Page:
Canada has an obligation to help the United States pay for physically separating Lake Michigan and the entire Great Lakes basin from the Mississippi River watershed to contain the spread of Asian carp, though the cost may reach $18 billion or more.
The latest report from the U.S. Army Corps of Engineers released Monday found preventing the aquatic invasive species Asian carp from entering the Great Lakes could cost upwards of $18 billion over 25 years if the most expensive control option is chosen by American lawmakers.
After having spent years studying the growing problem of controlling the aquatic invasive that has wreaked havoc on the ecology of the Mississippi, Illinois and other large U.S. rivers, the Army Corps delivered a report to Congress detailing eight options for action, including maintaining the status quo.
And while the federal engineers stopped short of endorsing a specific course of action as an official recommendation, their report makes clear that doing nothing “not acceptable.”
Rightly so. Current control efforts such as sluices and electric barriers have been reasonably effective at keeping mature bighead, silver and black carp – the most dangerous of the separate species known collectively as Asian carp – at bay, but juvenile fish may still be able to slip through or be released as misidentified bait fish in waters connected to the Great Lakes.
Or they may already be in the Great Lakes. On Jan. 2, the New York Times ran an article featuring scientists and researchers debating the presence of Asian carp in the Great Lakes based on water samples containing their eDNA, all the while bracing for their eventual, and seemingly inevitable, arrival.
Potential solutions outlined in the latest Army Corps report range from non-structural control techniques (netting, electric barriers, herbicides) at an estimated cost of $68 million to a massive infrastructure overhaul that would structurally separate Lake Michigan and the rest of the Great Lakes basin from the extensive Mississippi River watershed at cost of more than $18 billion over 25 years of construction.
The engineers are playing the long game in terms of planning but appear mindful of the urgency of the situation. Many of the structural solutions – control technologies with or without buffer zones or the hydrologic separation of Lake Michigan from the Mississippi River through the Chicago Area Waterway System – are unlikely to reduce the risk of Asian carp and other aquatic nuisance species for the first 25 to 50 years.
The report also outlines in painstaking detail the impact any one solution will have on a litany of uses for the Chicago Area Waterway System (flood risk management, water quality, ecosystem health) and users operating in the region (hydropower operators, commercial and non-commercial navigators.) Each alternatives features a checklist of uses and users who could potentially be impacted. But draw a line in the sand to solve a problem and someone will always be left on the wrong side.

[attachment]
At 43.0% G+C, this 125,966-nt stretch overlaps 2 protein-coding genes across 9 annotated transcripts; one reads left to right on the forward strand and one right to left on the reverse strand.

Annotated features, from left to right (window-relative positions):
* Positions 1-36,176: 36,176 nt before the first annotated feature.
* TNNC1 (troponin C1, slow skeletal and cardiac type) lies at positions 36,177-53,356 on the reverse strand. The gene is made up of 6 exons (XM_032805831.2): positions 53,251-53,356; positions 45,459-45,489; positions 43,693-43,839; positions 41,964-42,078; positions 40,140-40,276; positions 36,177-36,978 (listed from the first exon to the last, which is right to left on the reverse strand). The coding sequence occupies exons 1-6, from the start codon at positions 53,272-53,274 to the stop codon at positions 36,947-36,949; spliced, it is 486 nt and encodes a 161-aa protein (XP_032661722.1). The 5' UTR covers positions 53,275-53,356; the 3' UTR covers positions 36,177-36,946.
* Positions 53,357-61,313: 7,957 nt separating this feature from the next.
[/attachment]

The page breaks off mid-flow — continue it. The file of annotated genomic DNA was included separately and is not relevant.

“This report is unique because it identifies a range of options, allows for the incorporation of future technologies, and presents courses of action that may be incorporated now to reduce short-term risk,” said Corps Great Lakes and Ohio River Division Commander Brig. Gen. Margaret W. Burcham in a written statement.
“Aquatic nuisance species prevention is a shared responsibility, and continued engagement will be an essential next step to try to identify and build consensus toward a collaborative path forward.”
Pay now or pay later
Burcham is right in stating the prevention of Asian carp and other nuisance aquatic invasives is a shared responsibility, but she might have taken her plea further. Speaking to U.S. lawmakers, Burcham would have been correct to suggest Canada, too, has a massive interest in keeping Asian carp and other invasives stuck behind a Chicago barrier.
That interest is economic, as well as environmental. With a portion of the $7 billion Great Lakes fishery in jeopardy, uncalculated socio-economic benefits accrued from a healthy basin ecosystem and an interest in continuing to utilize the Mississippi River as a continental shipping route, Ottawa and Queen’s Park cannot afford to pretend they have to use the restroom now that we know how much the cheque will be.
Either way one slices it, Asian carp are already in the Great Lakes or they are pounding on the door. Neither is a good option. And either way, that makes them a massive economic and environmental threat to the state and health of the Great Lakes ecosystem and water beyond. Turning our backs on America now on such a critical issue of shared concern would serve no one’s interests well.
Canadian waters have yet to be devastated by Asian carp, but so what? Scientists and lawmakers alike know they will if given the chance. Canadian governments have ponied up relatively little to date in comparison to their U.S. neighbours, but have contributed what they can in terms of research to determine how effectively Asian carp could survive north of the 49th parallel. Short answer – yes, they can.
These measures have been useful, but the time is coming when cold, hard cash will be needed. And with the report from the Army Corps now in the hands of the U.S. Congress, America will soon have to decide in the midst of a slow economic recovery what it is willing to pay to protect the Great Lakes.
Canada must be there to soften the economic impact of what will become a North American ecological disaster. Saying the problem is an American one is a poor excuse for failing to financially assist the United States in helping to protect shared resources and environment.
We’ll pay now in prevention or pay later for a questionable cure.